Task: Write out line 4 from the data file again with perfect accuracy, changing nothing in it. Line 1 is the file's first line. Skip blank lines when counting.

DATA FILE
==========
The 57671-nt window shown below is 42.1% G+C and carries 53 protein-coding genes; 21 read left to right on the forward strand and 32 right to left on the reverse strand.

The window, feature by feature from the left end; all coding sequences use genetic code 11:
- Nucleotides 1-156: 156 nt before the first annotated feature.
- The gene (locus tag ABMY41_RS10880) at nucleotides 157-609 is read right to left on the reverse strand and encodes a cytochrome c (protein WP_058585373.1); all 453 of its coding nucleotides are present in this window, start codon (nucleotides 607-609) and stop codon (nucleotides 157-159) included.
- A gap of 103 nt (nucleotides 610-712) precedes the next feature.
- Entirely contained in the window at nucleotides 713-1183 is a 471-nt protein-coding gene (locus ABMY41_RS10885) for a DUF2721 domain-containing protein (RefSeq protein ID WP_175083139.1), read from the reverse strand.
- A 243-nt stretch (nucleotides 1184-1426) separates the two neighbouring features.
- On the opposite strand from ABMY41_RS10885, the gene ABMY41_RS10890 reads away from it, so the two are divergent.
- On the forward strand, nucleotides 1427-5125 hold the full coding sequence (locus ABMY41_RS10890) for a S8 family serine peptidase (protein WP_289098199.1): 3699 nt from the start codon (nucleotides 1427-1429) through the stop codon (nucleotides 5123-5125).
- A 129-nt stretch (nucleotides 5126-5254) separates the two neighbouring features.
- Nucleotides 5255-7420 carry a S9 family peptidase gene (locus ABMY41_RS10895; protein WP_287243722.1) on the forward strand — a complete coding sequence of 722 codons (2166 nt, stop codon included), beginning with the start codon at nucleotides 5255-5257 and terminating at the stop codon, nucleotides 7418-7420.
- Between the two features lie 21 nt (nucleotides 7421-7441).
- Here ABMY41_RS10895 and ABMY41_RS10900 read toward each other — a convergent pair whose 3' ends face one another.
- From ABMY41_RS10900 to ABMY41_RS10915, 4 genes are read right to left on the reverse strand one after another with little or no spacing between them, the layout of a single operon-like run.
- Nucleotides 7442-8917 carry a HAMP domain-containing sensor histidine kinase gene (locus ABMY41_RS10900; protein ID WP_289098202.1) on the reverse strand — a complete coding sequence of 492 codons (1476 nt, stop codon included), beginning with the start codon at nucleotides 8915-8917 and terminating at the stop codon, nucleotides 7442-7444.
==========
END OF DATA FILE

- The gene (locus tag ABMY41_RS10880) at nucleotides 157-609 is read right to left on the reverse strand and encodes a cytochrome c (protein WP_058585373.1); all 453 of its coding nucleotides are present in this window, start codon (nucleotides 607-609) and stop codon (nucleotides 157-159) included.